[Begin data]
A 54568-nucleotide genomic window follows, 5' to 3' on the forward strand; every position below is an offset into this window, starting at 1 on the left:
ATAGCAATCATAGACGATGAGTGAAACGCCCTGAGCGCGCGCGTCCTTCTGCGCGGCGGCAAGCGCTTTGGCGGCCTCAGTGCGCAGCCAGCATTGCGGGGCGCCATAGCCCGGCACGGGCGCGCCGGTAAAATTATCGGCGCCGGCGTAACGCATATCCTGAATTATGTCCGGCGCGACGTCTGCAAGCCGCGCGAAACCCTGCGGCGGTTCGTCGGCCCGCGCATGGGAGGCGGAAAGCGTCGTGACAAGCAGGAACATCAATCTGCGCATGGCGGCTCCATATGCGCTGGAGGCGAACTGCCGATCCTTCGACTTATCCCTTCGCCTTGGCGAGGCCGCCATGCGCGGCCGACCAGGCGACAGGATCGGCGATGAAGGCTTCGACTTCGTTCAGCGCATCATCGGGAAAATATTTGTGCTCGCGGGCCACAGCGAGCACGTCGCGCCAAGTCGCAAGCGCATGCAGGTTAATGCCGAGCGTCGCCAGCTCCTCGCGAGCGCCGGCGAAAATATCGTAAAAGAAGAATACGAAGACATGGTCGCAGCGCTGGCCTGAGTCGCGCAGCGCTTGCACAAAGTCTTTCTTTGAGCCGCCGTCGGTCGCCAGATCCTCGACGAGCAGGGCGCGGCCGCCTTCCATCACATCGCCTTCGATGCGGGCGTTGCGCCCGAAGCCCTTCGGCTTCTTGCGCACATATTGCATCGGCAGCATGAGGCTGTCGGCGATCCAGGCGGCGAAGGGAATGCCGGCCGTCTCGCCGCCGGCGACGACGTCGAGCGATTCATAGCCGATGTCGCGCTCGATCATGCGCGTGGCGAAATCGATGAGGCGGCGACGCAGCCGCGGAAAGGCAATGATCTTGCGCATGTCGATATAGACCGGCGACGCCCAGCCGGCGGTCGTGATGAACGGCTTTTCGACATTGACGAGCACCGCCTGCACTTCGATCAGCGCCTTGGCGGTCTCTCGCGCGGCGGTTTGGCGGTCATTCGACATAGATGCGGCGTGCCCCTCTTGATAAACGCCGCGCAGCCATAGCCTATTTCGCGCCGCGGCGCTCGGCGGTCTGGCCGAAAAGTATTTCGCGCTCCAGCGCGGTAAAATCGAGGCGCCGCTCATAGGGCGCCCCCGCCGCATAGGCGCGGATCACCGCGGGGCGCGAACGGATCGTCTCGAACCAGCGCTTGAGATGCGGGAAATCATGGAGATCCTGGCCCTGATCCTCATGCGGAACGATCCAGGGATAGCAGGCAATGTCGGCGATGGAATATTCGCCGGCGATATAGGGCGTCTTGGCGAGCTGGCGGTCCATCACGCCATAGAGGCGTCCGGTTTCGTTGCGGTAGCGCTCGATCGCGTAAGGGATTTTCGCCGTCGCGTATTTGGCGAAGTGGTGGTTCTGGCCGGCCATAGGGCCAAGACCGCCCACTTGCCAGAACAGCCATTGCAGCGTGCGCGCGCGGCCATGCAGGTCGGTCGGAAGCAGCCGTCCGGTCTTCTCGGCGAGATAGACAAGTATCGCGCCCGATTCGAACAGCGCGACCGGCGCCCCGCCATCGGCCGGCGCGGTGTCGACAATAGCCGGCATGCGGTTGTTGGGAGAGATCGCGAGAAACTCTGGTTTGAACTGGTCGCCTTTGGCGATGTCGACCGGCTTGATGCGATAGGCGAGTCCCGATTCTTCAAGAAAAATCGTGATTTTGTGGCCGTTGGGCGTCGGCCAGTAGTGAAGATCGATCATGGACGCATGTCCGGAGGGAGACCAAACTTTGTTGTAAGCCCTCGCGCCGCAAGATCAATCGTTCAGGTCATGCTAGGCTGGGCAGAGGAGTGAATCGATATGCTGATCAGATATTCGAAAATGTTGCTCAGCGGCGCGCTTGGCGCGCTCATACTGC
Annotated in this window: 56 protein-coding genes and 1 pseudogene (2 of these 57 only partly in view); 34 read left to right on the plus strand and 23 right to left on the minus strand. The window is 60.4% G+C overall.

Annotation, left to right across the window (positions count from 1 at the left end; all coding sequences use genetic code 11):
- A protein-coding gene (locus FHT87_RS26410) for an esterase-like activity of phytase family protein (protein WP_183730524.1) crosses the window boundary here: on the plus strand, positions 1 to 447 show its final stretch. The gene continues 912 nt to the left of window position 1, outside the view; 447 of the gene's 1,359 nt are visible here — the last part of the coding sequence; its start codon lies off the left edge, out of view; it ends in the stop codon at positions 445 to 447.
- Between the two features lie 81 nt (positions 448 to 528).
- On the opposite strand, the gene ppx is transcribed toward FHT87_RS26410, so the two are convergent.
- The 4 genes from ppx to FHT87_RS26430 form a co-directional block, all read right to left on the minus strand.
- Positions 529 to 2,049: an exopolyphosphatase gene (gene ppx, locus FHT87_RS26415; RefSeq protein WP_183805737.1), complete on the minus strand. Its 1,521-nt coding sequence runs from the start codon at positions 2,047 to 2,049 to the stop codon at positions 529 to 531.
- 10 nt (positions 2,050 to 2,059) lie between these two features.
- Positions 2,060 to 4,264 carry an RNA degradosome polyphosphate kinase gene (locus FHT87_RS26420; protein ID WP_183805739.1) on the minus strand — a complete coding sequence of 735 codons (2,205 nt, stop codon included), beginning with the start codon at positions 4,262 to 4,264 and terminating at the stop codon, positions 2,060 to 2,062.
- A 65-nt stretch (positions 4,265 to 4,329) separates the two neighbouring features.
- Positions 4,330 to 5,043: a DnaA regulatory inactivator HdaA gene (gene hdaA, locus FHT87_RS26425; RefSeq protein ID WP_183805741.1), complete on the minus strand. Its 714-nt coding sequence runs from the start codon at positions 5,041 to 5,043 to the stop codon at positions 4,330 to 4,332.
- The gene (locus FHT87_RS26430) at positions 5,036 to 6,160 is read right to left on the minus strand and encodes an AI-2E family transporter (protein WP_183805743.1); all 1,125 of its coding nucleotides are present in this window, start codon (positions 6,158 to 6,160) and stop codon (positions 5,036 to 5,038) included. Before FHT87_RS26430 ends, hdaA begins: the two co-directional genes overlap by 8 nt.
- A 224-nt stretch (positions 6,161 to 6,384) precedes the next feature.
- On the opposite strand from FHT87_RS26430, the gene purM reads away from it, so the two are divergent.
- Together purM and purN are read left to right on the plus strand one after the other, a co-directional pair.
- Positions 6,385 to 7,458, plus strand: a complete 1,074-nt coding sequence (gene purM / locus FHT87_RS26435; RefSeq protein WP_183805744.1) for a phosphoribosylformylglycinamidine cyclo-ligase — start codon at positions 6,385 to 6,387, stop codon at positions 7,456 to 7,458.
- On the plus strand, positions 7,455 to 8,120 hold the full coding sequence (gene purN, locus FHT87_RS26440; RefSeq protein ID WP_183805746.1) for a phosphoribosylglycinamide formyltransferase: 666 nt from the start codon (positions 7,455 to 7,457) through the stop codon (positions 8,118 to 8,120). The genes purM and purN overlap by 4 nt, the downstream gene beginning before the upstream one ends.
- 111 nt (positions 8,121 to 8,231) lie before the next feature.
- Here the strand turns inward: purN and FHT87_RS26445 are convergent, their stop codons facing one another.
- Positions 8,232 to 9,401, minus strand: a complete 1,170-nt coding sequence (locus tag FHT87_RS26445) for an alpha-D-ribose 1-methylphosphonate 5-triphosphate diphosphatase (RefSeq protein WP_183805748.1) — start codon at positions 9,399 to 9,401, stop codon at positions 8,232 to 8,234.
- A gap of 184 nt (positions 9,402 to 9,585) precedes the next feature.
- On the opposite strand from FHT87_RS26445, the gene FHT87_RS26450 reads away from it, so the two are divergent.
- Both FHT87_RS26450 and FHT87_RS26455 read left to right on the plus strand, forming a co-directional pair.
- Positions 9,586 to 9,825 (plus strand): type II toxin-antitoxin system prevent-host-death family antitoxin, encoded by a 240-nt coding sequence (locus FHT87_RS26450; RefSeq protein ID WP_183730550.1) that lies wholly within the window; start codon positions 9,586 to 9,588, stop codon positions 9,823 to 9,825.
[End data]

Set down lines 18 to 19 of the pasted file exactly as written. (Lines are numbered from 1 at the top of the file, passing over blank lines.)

- Positions 6,385 to 7,458, plus strand: a complete 1,074-nt coding sequence (gene purM / locus FHT87_RS26435; RefSeq protein WP_183805744.1) for a phosphoribosylformylglycinamidine cyclo-ligase — start codon at positions 6,385 to 6,387, stop codon at positions 7,456 to 7,458.
- On the plus strand, positions 7,455 to 8,120 hold the full coding sequence (gene purN, locus FHT87_RS26440; RefSeq protein ID WP_183805746.1) for a phosphoribosylglycinamide formyltransferase: 666 nt from the start codon (positions 7,455 to 7,457) through the stop codon (positions 8,118 to 8,120). The genes purM and purN overlap by 4 nt, the downstream gene beginning before the upstream one ends.